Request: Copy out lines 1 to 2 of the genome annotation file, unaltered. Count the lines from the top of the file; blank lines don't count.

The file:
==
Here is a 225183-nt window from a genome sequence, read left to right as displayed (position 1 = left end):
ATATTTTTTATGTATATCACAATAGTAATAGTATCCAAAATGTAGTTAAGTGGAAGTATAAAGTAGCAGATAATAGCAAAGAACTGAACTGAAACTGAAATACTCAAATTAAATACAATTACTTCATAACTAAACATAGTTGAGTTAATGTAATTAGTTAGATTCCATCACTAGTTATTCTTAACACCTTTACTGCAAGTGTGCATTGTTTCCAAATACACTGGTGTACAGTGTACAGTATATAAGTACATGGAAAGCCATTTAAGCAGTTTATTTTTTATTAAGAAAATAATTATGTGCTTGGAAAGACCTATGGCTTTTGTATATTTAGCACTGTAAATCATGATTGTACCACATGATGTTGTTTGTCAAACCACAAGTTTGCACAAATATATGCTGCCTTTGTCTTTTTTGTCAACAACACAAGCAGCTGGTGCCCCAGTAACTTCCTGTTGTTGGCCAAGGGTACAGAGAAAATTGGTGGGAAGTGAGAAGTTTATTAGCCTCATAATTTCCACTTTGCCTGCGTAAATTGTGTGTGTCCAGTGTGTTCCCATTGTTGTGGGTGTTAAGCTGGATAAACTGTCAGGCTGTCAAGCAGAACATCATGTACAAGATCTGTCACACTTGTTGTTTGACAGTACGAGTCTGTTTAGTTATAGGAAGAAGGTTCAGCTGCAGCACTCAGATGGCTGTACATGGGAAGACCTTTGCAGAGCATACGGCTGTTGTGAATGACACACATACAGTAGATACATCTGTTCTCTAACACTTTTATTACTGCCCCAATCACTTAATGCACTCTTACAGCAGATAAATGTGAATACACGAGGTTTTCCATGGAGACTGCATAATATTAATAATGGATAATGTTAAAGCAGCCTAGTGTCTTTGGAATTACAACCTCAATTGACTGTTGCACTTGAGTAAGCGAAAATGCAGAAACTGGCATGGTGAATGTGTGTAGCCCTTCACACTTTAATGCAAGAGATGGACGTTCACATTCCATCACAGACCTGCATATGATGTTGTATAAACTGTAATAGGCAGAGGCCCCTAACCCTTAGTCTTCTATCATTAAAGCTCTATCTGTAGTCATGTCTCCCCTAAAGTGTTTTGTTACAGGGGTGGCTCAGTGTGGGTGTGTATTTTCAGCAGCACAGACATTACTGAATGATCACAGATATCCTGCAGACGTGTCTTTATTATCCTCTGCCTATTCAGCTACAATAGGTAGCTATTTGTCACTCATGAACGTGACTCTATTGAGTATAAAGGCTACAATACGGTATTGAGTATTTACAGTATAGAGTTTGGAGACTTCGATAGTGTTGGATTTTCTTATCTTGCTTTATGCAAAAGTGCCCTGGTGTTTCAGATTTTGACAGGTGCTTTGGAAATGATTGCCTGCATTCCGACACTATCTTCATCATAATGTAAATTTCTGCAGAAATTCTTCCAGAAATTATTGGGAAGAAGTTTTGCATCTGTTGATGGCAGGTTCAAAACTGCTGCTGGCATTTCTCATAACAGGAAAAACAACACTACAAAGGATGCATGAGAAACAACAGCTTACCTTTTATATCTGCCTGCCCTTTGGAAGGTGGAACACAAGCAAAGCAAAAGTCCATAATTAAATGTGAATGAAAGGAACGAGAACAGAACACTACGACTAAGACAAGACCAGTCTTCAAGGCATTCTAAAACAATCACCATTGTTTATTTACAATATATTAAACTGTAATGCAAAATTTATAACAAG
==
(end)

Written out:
Here is a 225183-nt window from a genome sequence, read left to right as displayed (position 1 = left end):
ATATTTTTTATGTATATCACAATAGTAATAGTATCCAAAATGTAGTTAAGTGGAAGTATAAAGTAGCAGATAATAGCAAAGAACTGAACTGAAACTGAAATACTCAAATTAAATACAATTACTTCATAACTAAACATAGTTGAGTTAATGTAATTAGTTAGATTCCATCACTAGTTATTCTTAACACCTTTACTGCAAGTGTGCATTGTTTCCAAATACACTGGTGTACAGTGTACAGTATATAAGTACATGGAAAGCCATTTAAGCAGTTTATTTTTTATTAAGAAAATAATTATGTGCTTGGAAAGACCTATGGCTTTTGTATATTTAGCACTGTAAATCATGATTGTACCACATGATGTTGTTTGTCAAACCACAAGTTTGCACAAATATATGCTGCCTTTGTCTTTTTTGTCAACAACACAAGCAGCTGGTGCCCCAGTAACTTCCTGTTGTTGGCCAAGGGTACAGAGAAAATTGGTGGGAAGTGAGAAGTTTATTAGCCTCATAATTTCCACTTTGCCTGCGTAAATTGTGTGTGTCCAGTGTGTTCCCATTGTTGTGGGTGTTAAGCTGGATAAACTGTCAGGCTGTCAAGCAGAACATCATGTACAAGATCTGTCACACTTGTTGTTTGACAGTACGAGTCTGTTTAGTTATAGGAAGAAGGTTCAGCTGCAGCACTCAGATGGCTGTACATGGGAAGACCTTTGCAGAGCATACGGCTGTTGTGAATGACACACATACAGTAGATACATCTGTTCTCTAACACTTTTATTACTGCCCCAATCACTTAATGCACTCTTACAGCAGATAAATGTGAATACACGAGGTTTTCCATGGAGACTGCATAATATTAATAATGGATAATGTTAAAGCAGCCTAGTGTCTTTGGAATTACAACCTCAATTGACTGTTGCACTTGAGTAAGCGAAAATGCAGAAACTGGCATGGTGAATGTGTGTAGCCCTTCACACTTTAATGCAAGAGATGGACGTTCACATTCCATCACAGACCTGCATATGATGTTGTATAAACTGTAATAGGCAGAGGCCCCTAACCCTTAGTCTTCTATCATTAAAGCTCTATCTGTAGTCATGTCTCCCCTAAAGTGTTTTGTTACAGGGGTGGCTCAGTGTGGGTGTGTATTTTCAGCAGCACAGACATTACTGAATGATCACAGATATCCTGCAGACGTGTCTTTATTATCCTCTGCCTATTCAGCTACAATAGGTAGCTATTTGTCACTCATGAACGTGACTCTATTGAGTATAAAGGCTACAATACGGTATTGAGTATTTACAGTATAGAGTTTGGAGACTTCGATAGTGTTGGATTTTCTTATCTTGCTTTATGCAAAAGTGCCCTGGTGTTTCAGATTTTGACAGGTGCTTTGGAAATGATTGCCTGCATTCCGACACTATCTTCATCATAATGTAAATTTCTGCAGAAATTCTTCCAGAAATTATTGGGAAGAAGTTTTGCATCTGTTGATGGCAGGTTCAAAACTGCTGCTGGCATTTCTCATAACAGGAAAAACAACACTACAAAGGATGCATGAGAAACAACAGCTTACCTTTTATATCTGCCTGCCCTTTGGAAGGTGGAACACAAGCAAAGCAAAAGTCCATAATTAAATGTGAATGAAAGGAACGAGAACAGAACACTACGACTAAGACAAGACCAGTCTTCAAGGCATTCTAAAACAATCACCATTGTTTATTTACAATATATTAAACTGTAATGCAAAATTTATAACAAG